This invention provides a simple method for preparing a wide variety of substituted hydroxylamines without the need to use neutralizing bases that tend to produce unwanted by-products (such as salts) that require isolation. This feature allows the preparation and use of the desired product, in situ, that is without the need for actual isolation from the reaction solution. It is also an advantage that the process can be carried out at any desired temperature and any desired pH. Thus, the pH need not be significantly adjusted prior to use of the solution, for example, in photographic processing solutions.
In structure (I) described herein, R is hydrogen, an alkyl group of 1 to 12 carbon atoms, or the group "L". By alkyl group is meant a substituted or unsubstituted, branched or linear alkyl radical having up to 12 carbon atoms in the branched or linear chain.
Preferably, R is hydrogen or an alkyl group of 1 to 5 carbon atoms. More preferably, it has 3 to 5 carbon atoms and is branched at the carbon atom directly attached to the nitrogen atom of the hydroxylamine molecule. Representative alkyl groups include, but are not limited to, methyl, ethyl, n-propyl, isopropyl, n-butyl, t-butyl, 2-methyl-1-propyl, n-pentyl, 2-ethyl-1-propyl, 2-methyl-3-methyl-1-pentyl, n-hexyl, n-octyl, n-decyl, n-dodecyl, benzyl, 2-cyclohexylethyl, and others readily apparent to one skilled in the art. Preferred alkyl groups are isopropyl, 2-methyl-1-propyl, 2-ethyl-1-propyl, 2-methyl-1-butyl and similar groups which are further substituted with groups other than alkyl groups (defined below). Most preferably, R is isopropyl.
R can also be "L" which is defined by structure (II) wherein R1, R2 and R3 are independently hydrogen, or an alkyl group of 1 to 4 carbon atoms (including those examples defined above for R). The alkyl group can also be substituted as described in general below. In addition, R3 can be a halo group (such as bromo or chloro), or an alkyl group of 1 to 4 carbon atoms which is substituted with one or more halo, carboxy, sulfo or other electron withdrawing groups as defined below. Preferably, each of R1, R2 and R3 is hydrogen or an alkyl group of 1 to 3 carbon atoms (both branched and linear, substituted or unsubstituted). More preferably, each of R1, R2 and R3 is hydrogen or methyl, and most preferably, each is hydrogen.
R4 is an electron withdrawing group as defined by a Hammett sigma value equal to or greater than about 0.1. For example, it can be sulfo (free acid or salts thereof). By salts is meant alkali metal, alkaline earth metal or ammonium (including alkyl- or arylsubstituted ammonium) salts. In addition, R4 can be the amido group --CONR5 R6 wherein R5 and R6 are independently hydrogen or an alkyl group of 1 to 4 carbon atoms (substituted or unsubstituted, linear or branched). Preferably, R5 and R6 are independently hydrogen or an alkyl group of 1 to 3 carbon atoms. More preferably, each is hydrogen or methyl.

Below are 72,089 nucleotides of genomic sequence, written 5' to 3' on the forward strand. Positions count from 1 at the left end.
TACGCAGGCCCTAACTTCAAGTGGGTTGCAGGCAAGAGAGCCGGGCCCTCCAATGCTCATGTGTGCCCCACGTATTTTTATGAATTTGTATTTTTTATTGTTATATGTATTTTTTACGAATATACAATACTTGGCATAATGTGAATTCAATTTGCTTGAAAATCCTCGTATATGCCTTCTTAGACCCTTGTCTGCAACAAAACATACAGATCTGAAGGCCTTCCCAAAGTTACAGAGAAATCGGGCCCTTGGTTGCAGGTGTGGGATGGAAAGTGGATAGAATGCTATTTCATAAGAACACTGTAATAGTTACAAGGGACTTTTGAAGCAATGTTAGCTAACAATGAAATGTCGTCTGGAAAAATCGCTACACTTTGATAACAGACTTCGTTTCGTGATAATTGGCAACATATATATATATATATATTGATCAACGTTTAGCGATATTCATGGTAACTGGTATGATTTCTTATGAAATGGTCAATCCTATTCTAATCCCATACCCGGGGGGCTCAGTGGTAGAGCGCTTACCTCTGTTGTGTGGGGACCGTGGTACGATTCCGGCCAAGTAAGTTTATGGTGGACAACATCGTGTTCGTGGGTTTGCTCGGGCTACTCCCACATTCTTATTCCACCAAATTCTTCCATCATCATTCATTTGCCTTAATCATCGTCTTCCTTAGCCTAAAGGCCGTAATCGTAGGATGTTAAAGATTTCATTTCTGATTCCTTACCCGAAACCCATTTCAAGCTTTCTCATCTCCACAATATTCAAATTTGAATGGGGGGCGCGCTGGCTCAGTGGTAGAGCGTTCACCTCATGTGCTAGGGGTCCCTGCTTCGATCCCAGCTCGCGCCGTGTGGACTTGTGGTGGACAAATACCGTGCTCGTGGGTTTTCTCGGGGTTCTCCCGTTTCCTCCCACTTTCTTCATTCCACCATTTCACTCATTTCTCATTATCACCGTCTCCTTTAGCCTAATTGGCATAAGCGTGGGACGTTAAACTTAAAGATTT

R4 can also be phosphono, cyano, or --COOR7 wherein R7 is hydrogen or an alkyl group of 1 to 4 carbon atoms (substituted or unsubstituted, linear or branched as defined herein). Preferably, R7 is hydrogen so that R4 is carboxy (free acid or salts thereof as defined above for sulfo), methyl or ethyl. Most preferably, R7 is hydrogen.
Further, R4 can be a phenyl group having one or more of the electron withdrawing groups defined above for R4.
Preferably, R4 is hydrogen, an alkyl group of 1 to 4 carbon atoms (linear or branched, substituted or unsubstituted), carboxy, sulfo (as defined above) or the amido group --CONR5 R6 wherein each of R5 and R6 is hydrogen or an alkyl group of 1 to 3 carbon atoms (such as methyl, ethyl, n-propyl and isopropyl). In one embodiment, both of R5 and R6 are hydrogen, methyl or ethyl. More preferably, R4 is either carboxy or sulfo with sulfo being most preferred.
Unless otherwise specifically stated, the alkyl and phenyl groups defined above can be further substituted with one or more substituents which do not destroy properties essential for participation in the reaction of the present invention, or for their use in photographic processing solutions. Especially useful substituents are electron withdrawing groups, but electron donating groups can also be used as substituents as long as the entire radical has a cumulative electron withdrawing nature. Thus, when the term "group" is used in a definition, it means that one or more hydrogen atoms from a carbon, or nitrogen atom has been substituted with, for example, halo (chloro, bromo and the like), nitro, hydroxy, cyano, carboxy, sulfo, an alkenyl group, an alkynyl group, an amino group, an amido group, an alkoxy group, an aryl group, and aryloxy group, a carbonamido group, a sulfonamido group, a carbamoyl group, a sulfamoyl group, an acyl group, an imino group, phosphono (free acid or salt thereof), or a heterocyclic ring. Such groups would be readily apparent to one skilled in the art, and that person would also realize that any such substituents can be further substituted with the same or different substituents if desired.